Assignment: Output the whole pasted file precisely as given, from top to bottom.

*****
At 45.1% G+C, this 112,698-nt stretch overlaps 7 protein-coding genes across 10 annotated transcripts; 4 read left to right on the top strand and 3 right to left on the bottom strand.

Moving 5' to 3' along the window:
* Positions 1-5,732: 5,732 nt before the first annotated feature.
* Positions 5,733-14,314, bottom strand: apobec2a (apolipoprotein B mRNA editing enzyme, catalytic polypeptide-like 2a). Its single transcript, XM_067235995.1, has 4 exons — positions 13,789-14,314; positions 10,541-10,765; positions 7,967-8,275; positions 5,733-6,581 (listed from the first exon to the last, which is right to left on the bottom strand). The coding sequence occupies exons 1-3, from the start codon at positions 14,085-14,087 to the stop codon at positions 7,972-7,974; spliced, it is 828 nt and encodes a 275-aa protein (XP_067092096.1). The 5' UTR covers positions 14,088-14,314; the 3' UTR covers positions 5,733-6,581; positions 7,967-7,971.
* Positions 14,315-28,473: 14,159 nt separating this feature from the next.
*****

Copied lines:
At 45.1% G+C, this 112,698-nt stretch overlaps 7 protein-coding genes across 10 annotated transcripts; 4 read left to right on the top strand and 3 right to left on the bottom strand.

Moving 5' to 3' along the window:
* Positions 1-5,732: 5,732 nt before the first annotated feature.
* Positions 5,733-14,314, bottom strand: apobec2a (apolipoprotein B mRNA editing enzyme, catalytic polypeptide-like 2a). Its single transcript, XM_067235995.1, has 4 exons — positions 13,789-14,314; positions 10,541-10,765; positions 7,967-8,275; positions 5,733-6,581 (listed from the first exon to the last, which is right to left on the bottom strand). The coding sequence occupies exons 1-3, from the start codon at positions 14,085-14,087 to the stop codon at positions 7,972-7,974; spliced, it is 828 nt and encodes a 275-aa protein (XP_067092096.1). The 5' UTR covers positions 14,088-14,314; the 3' UTR covers positions 5,733-6,581; positions 7,967-7,971.
* Positions 14,315-28,473: 14,159 nt separating this feature from the next.